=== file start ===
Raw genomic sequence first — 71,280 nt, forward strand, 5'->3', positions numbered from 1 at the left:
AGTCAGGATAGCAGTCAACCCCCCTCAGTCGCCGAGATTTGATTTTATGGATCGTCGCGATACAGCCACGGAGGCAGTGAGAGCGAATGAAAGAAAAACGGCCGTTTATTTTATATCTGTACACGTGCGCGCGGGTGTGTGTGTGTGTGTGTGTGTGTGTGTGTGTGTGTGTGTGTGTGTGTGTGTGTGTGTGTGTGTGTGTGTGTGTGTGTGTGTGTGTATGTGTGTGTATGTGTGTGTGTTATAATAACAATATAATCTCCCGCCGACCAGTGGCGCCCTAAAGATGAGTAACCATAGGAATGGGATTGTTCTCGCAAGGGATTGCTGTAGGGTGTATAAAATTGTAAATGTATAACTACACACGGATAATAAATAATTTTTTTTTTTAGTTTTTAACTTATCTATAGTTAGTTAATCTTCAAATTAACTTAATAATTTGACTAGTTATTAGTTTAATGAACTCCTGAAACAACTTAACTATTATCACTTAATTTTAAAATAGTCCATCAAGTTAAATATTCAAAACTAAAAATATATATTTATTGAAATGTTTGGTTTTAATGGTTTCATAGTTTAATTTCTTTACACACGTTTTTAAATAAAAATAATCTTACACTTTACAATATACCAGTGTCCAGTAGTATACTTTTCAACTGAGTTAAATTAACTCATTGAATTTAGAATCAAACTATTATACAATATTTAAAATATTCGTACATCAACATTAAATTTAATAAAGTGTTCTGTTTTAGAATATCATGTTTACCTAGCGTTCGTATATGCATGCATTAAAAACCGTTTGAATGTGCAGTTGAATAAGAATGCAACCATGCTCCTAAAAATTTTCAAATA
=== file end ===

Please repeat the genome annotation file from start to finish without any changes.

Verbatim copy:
Raw genomic sequence first — 71,280 nt, forward strand, 5'->3', positions numbered from 1 at the left:
AGTCAGGATAGCAGTCAACCCCCCTCAGTCGCCGAGATTTGATTTTATGGATCGTCGCGATACAGCCACGGAGGCAGTGAGAGCGAATGAAAGAAAAACGGCCGTTTATTTTATATCTGTACACGTGCGCGCGGGTGTGTGTGTGTGTGTGTGTGTGTGTGTGTGTGTGTGTGTGTGTGTGTGTGTGTGTGTGTGTGTGTGTGTGTGTGTGTGTGTGTGTATGTGTGTGTATGTGTGTGTGTTATAATAACAATATAATCTCCCGCCGACCAGTGGCGCCCTAAAGATGAGTAACCATAGGAATGGGATTGTTCTCGCAAGGGATTGCTGTAGGGTGTATAAAATTGTAAATGTATAACTACACACGGATAATAAATAATTTTTTTTTTTAGTTTTTAACTTATCTATAGTTAGTTAATCTTCAAATTAACTTAATAATTTGACTAGTTATTAGTTTAATGAACTCCTGAAACAACTTAACTATTATCACTTAATTTTAAAATAGTCCATCAAGTTAAATATTCAAAACTAAAAATATATATTTATTGAAATGTTTGGTTTTAATGGTTTCATAGTTTAATTTCTTTACACACGTTTTTAAATAAAAATAATCTTACACTTTACAATATACCAGTGTCCAGTAGTATACTTTTCAACTGAGTTAAATTAACTCATTGAATTTAGAATCAAACTATTATACAATATTTAAAATATTCGTACATCAACATTAAATTTAATAAAGTGTTCTGTTTTAGAATATCATGTTTACCTAGCGTTCGTATATGCATGCATTAAAAACCGTTTGAATGTGCAGTTGAATAAGAATGCAACCATGCTCCTAAAAATTTTCAAATA